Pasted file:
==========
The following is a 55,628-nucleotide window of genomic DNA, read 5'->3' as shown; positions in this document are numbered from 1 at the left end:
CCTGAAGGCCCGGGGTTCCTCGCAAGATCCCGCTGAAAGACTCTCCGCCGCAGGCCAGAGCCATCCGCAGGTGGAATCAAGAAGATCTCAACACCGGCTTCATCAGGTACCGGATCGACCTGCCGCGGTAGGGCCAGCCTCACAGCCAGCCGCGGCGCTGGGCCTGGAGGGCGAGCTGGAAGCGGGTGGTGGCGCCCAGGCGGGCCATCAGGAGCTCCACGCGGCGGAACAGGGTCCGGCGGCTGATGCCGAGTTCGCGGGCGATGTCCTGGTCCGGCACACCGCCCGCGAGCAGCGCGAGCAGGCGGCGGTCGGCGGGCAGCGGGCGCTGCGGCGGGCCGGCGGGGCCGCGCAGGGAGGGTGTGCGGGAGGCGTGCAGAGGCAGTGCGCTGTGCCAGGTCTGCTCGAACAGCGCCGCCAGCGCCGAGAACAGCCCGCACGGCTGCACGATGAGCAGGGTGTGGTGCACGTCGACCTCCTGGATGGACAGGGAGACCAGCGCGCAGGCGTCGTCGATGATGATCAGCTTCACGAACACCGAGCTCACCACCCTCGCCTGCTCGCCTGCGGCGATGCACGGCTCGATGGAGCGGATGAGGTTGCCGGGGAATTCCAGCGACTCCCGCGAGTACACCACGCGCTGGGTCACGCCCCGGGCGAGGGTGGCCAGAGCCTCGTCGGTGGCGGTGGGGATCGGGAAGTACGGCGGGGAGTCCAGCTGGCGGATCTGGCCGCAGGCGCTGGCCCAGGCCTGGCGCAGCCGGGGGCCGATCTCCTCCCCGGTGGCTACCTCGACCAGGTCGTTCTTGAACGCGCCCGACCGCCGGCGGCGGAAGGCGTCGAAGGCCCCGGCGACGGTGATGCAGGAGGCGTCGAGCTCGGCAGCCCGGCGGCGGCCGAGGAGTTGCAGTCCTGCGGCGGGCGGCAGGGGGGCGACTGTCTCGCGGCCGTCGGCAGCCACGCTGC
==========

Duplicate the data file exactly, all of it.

The following is a 55,628-nucleotide window of genomic DNA, read 5'->3' as shown; positions in this document are numbered from 1 at the left end:
CCTGAAGGCCCGGGGTTCCTCGCAAGATCCCGCTGAAAGACTCTCCGCCGCAGGCCAGAGCCATCCGCAGGTGGAATCAAGAAGATCTCAACACCGGCTTCATCAGGTACCGGATCGACCTGCCGCGGTAGGGCCAGCCTCACAGCCAGCCGCGGCGCTGGGCCTGGAGGGCGAGCTGGAAGCGGGTGGTGGCGCCCAGGCGGGCCATCAGGAGCTCCACGCGGCGGAACAGGGTCCGGCGGCTGATGCCGAGTTCGCGGGCGATGTCCTGGTCCGGCACACCGCCCGCGAGCAGCGCGAGCAGGCGGCGGTCGGCGGGCAGCGGGCGCTGCGGCGGGCCGGCGGGGCCGCGCAGGGAGGGTGTGCGGGAGGCGTGCAGAGGCAGTGCGCTGTGCCAGGTCTGCTCGAACAGCGCCGCCAGCGCCGAGAACAGCCCGCACGGCTGCACGATGAGCAGGGTGTGGTGCACGTCGACCTCCTGGATGGACAGGGAGACCAGCGCGCAGGCGTCGTCGATGATGATCAGCTTCACGAACACCGAGCTCACCACCCTCGCCTGCTCGCCTGCGGCGATGCACGGCTCGATGGAGCGGATGAGGTTGCCGGGGAATTCCAGCGACTCCCGCGAGTACACCACGCGCTGGGTCACGCCCCGGGCGAGGGTGGCCAGAGCCTCGTCGGTGGCGGTGGGGATCGGGAAGTACGGCGGGGAGTCCAGCTGGCGGATCTGGCCGCAGGCGCTGGCCCAGGCCTGGCGCAGCCGGGGGCCGATCTCCTCCCCGGTGGCTACCTCGACCAGGTCGTTCTTGAACGCGCCCGACCGCCGGCGGCGGAAGGCGTCGAAGGCCCCGGCGACGGTGATGCAGGAGGCGTCGAGCTCGGCAGCCCGGCGGCGGCCGAGGAGTTGCAGTCCTGCGGCGGGCGGCAGGGGGGCGACTGTCTCGCGGCCGTCGGCAGCCACGCTGC